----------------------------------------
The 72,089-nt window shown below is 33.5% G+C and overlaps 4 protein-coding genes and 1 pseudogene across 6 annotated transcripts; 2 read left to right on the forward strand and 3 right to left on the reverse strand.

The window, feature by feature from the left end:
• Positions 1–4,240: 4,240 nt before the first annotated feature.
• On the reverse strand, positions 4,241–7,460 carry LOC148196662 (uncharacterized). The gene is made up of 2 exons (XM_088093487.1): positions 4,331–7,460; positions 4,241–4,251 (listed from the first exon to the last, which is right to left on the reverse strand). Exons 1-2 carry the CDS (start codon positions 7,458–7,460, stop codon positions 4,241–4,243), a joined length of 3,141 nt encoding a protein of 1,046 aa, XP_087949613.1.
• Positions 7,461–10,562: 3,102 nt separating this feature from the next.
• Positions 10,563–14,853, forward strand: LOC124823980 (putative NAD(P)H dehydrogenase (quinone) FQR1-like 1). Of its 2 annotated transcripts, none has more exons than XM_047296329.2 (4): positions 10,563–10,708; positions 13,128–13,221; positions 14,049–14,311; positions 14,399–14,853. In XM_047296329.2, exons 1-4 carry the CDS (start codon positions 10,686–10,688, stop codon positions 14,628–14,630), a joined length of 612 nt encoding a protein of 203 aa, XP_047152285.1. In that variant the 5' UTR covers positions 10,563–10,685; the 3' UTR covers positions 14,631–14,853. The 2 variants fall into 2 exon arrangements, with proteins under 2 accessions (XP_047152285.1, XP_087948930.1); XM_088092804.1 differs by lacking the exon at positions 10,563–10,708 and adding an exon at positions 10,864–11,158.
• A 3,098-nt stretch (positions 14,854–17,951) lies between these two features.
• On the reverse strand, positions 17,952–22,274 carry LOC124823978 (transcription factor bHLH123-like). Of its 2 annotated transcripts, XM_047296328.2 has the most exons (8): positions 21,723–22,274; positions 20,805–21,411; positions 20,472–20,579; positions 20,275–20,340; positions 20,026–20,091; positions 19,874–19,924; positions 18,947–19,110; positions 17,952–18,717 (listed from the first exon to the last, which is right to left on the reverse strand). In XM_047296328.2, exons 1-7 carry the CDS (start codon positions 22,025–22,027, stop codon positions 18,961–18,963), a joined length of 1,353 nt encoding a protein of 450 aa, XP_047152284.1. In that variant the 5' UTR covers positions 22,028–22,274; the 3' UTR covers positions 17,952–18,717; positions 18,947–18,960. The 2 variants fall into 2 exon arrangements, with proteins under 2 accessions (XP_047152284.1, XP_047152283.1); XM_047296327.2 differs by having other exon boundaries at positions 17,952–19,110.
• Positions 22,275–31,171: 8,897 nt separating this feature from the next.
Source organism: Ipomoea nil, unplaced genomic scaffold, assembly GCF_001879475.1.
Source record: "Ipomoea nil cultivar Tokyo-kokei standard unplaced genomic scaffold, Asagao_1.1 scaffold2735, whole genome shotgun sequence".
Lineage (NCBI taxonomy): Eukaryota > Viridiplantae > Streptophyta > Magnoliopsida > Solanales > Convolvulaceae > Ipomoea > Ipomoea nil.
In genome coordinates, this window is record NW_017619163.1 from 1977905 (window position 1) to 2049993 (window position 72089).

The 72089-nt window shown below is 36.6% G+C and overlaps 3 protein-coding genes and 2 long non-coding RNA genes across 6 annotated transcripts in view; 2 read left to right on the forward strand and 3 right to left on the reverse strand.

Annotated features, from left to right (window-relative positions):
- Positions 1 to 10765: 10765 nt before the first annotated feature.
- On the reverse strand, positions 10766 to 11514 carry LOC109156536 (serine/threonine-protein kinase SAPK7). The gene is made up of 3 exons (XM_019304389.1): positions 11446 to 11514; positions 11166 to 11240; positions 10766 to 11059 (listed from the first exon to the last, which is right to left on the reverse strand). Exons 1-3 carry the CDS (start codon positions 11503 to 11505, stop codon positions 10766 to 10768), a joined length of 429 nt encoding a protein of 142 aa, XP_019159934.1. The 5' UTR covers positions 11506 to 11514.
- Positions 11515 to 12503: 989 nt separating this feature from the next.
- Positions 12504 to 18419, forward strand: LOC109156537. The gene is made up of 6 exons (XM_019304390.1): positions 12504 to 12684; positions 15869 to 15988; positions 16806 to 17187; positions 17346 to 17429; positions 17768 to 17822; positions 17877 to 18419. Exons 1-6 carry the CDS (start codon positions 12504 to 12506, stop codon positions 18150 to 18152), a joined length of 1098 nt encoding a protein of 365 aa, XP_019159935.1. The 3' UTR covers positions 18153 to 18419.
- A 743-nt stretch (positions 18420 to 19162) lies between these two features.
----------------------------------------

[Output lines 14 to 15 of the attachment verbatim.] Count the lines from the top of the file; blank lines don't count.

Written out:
The 72089-nt window shown below is 36.6% G+C and overlaps 3 protein-coding genes and 2 long non-coding RNA genes across 6 annotated transcripts in view; 2 read left to right on the forward strand and 3 right to left on the reverse strand.

Annotated features, from left to right (window-relative positions):